1790 Act - established at term of 14 years with a 14 year renewal
Over the years amendments added protection to prints, music compositions, dramatic works, photos, fine arts
1909 Act - extended term to 28/28, protected on published works
1976 Act (went into effect 1978) - codified “fair use”, based term on death of author (70 years after death of last surviving author) for works created after 1976, granted exclusive rights when work fixed in tangible form
Among categories of “works of authorship”? (1) literary works; (2) musical works, including any accompanying words; (3) dramatic works, including any accompanying music; (4) pantomimes and choreographic works; (5) pictorial, graphic, and sculptural works; (6) motion pictures and other audiovisual works; (7) sound recordings; and (8) architectural works.
[T]he owner of copyright or any exclusive right in the work may obtain registration of the copyright claim by delivering to the Copyright Office the deposit specified by this section together with the applications and fee [currently $45] registration is not a condition of copyright protection.
When phonorecords of a nondramatic musical work have been distributed to the public in the United States under the authority of the copyright owner, any other person may . . . obtain a compulsory license to make and distribute phonorecords of the work. A person may obtain a compulsory license only if his or her primary purpose in making phonorecords is to distribute them to the public for private use.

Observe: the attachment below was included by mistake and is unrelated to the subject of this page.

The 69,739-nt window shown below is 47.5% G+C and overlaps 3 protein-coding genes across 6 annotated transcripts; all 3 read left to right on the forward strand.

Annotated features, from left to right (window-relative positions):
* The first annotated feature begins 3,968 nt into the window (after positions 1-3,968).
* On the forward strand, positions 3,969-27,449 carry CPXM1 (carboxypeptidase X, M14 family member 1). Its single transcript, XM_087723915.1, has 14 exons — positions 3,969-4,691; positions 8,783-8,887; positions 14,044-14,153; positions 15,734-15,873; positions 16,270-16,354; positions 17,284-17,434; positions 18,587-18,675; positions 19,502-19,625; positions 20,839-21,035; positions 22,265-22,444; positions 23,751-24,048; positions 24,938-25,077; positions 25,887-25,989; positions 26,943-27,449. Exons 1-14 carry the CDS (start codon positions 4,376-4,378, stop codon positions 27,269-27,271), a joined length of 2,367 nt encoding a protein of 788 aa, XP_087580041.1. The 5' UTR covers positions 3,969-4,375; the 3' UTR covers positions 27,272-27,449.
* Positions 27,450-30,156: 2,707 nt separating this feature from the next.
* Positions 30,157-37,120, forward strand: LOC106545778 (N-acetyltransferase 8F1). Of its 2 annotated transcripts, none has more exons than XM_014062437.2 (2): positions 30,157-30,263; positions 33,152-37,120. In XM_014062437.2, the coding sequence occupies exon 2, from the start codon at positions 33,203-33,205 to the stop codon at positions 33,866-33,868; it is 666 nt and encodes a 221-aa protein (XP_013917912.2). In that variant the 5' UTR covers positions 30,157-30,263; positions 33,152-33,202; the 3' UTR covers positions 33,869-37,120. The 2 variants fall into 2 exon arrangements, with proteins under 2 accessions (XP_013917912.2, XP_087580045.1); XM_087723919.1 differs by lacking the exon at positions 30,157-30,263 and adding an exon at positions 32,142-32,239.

A “derivative work” is a work based upon one or more preexisting works, such as a translation, musical arrangement, dramatization, fictionalization, motion picture version, sound recording, art reproduction, abridgement, condensation, or any other form in which a work may be recast, transformed or adapted. A work consisting of editorial revisions, annotations, elaborations, or other modifications which, as a whole, represent an original work of authorship, is a “derivative work.”
To “perform” a work means to recite, render, play, dance, or act it, either directly or by means of any device or process or, in the case of a motion picture or other audiovisual work, to show its images in any sequence or to make the sounds accompanying it audible.
Notwithstanding the provisions of sections 106 and 106A, the fair use of a copyrighted work, including such use by reproduction in copies or phonorecords or by any other means specified in that section, for purposes of criticism, comment, news reporting, teaching (including multiple copies for classroom use), scholarship, or research, is not an infringement of copyright. In determining whether the use made of a work in any particular case is a fair use the factors to be considered shall include --
(1) the purpose and character of the use, including whether such use is of a commercial nature or is for nonprofit educational purposes;
(2) the nature of the copyrighted work;
(3) the amount and substantiality of the portion used in relation to the copyrighted work as a whole; and
(4) the effect of the use upon the potential market for or value of the copyrighted work.
The fact that a work is unpublished shall not itself bar a finding of fair use if such finding is made upon consideration of all the above factors.